There is no question in my mind that the 2001 recession was at least in part caused by high taxes. The governments take from the economy was at historically high levels. Since then, we had the first round of the Bush tax cuts, and the government's take has eased somewhat. It makes sense that a good deal of the sluggishness in the economy is in part based on taxes still being too high. The dividned tax surely has an impact on stock valuations, for example.

Paul Zrimsek writes:

It's a pity that the great divide-by-ten controversy has diverted everyone's attention from what ought to be the main point: that the comparison Krugman drew between tax losses to the government and the salaries of the created jobs is meaningless whether he's doing the math correctly or not.

One one side of the comparison, it's bogus to treat the pay earned by the holder of a newly created job as a pure benefit-- that is, unless someone's discovered that there's no such thing as disutility of labor after all, and I'm late getting the word. No doubt there are second-order effects of job creation as well, but wage data obviously tells us nothing at all about either their magnitude or their sign.

On the other side, if Krugman wants to treat a mere transfer (or rather, a foregone transfer) as a cost, he's also got to include the offsetting benefit to taxpayers. That is, unless he's assuming that it's no benefit at all because taxpayers oughtn't to have the money-- in which case he's engaged in something very different from the exercise in uncontroversial positive economics that he wants us to believe he's engaged in.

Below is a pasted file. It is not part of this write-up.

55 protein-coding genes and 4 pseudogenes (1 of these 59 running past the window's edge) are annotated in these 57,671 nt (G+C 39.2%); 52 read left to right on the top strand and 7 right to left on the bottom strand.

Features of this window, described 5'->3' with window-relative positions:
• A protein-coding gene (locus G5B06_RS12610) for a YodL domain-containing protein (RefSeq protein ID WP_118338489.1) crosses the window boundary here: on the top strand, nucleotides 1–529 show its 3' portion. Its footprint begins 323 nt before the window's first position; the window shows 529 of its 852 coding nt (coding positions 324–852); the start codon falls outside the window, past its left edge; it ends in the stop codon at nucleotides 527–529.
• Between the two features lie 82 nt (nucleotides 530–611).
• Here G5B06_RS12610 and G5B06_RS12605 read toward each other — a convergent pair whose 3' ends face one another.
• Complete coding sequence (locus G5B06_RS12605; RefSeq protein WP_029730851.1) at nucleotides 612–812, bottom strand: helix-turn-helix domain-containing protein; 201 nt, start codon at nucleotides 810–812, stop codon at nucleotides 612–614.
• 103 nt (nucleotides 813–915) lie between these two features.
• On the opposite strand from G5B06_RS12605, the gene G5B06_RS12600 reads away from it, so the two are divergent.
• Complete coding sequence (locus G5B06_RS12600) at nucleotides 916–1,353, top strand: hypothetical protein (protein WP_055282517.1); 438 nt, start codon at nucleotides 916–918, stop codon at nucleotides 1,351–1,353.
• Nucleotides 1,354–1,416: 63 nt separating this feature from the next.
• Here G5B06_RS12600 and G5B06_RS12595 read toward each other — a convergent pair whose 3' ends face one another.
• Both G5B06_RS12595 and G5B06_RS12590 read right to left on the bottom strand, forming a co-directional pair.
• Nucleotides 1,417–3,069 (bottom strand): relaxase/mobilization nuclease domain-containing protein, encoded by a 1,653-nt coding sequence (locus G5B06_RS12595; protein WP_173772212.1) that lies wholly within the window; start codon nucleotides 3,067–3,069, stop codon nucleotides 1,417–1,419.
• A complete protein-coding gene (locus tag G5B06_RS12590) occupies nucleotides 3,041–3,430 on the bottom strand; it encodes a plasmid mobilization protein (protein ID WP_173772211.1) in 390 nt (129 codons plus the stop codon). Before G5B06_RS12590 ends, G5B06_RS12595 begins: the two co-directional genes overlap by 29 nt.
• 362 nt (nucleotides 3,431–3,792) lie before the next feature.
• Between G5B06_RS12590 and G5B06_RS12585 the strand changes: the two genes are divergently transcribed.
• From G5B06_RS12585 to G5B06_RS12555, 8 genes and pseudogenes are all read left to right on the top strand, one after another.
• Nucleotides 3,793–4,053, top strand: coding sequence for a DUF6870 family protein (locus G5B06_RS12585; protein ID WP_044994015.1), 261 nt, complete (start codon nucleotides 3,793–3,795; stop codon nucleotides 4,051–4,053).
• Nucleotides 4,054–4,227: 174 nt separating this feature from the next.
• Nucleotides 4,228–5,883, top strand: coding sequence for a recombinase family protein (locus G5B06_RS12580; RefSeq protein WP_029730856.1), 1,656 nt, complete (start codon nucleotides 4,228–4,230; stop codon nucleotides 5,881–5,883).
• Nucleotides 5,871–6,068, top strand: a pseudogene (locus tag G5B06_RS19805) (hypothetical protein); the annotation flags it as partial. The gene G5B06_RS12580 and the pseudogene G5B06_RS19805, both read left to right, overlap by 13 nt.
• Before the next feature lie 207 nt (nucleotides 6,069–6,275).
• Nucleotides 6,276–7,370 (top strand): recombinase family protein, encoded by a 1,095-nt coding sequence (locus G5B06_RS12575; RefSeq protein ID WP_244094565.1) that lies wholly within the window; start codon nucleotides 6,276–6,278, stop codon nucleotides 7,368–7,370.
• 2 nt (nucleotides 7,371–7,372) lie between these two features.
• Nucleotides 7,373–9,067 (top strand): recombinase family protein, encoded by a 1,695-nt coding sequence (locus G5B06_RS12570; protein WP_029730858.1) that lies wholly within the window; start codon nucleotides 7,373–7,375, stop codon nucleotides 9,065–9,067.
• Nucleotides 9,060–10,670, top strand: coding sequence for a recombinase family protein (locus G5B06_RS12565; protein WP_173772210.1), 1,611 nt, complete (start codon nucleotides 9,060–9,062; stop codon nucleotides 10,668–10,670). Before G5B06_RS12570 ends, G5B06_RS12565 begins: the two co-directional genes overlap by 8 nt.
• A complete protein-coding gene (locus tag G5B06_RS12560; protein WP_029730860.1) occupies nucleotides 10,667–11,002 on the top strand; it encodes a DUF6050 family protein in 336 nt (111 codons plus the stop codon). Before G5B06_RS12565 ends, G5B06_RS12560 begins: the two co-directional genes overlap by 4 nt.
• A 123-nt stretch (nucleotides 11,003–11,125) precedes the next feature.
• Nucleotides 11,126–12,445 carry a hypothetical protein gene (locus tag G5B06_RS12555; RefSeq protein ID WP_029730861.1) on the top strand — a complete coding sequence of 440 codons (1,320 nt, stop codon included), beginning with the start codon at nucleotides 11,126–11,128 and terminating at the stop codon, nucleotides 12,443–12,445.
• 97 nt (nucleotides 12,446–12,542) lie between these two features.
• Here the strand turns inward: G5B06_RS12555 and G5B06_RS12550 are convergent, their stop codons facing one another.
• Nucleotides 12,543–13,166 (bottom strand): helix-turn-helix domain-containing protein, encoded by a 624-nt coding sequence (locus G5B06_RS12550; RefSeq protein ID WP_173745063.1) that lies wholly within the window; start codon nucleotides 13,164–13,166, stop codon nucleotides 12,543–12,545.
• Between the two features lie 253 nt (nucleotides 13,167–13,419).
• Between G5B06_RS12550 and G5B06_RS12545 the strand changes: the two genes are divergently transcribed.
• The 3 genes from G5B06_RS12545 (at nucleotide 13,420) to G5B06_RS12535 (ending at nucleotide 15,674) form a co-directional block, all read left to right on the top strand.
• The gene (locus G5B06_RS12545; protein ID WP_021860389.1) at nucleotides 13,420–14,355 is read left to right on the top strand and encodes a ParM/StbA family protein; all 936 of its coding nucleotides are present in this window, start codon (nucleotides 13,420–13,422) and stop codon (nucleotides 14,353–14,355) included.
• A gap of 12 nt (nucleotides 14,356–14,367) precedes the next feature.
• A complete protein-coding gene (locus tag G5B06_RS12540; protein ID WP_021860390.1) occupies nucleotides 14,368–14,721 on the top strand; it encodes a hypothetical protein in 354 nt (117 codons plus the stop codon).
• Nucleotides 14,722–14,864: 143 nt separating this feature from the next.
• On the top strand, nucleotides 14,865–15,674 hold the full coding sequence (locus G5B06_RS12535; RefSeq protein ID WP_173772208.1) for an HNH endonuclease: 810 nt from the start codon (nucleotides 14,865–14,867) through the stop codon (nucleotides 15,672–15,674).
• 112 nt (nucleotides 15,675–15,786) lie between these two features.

Sol writes:

Duh! and Doh!

Here I spent all this time yesterday wondering why neither side in the argument wanted to spend any time calculating the correct ratio. I found it especially puzzling that the Krugmanites weren't willing to admit that their man had fudged the numbers in the original article, considering that the corrected numbers (I estimated $100,000-$150,000 of salary for $500,000 in tax breaks) were still clearly in favor of his basic position.

But Paul is quite right above, the entire comparison is bogus. I can't believe I fell into such a stupid trap. Good thing I'm not an economist.

Bobby writes:

I wrote this a few days ago regarding the "divide by ten" thing.

Comments for this entry have been closed
Return to top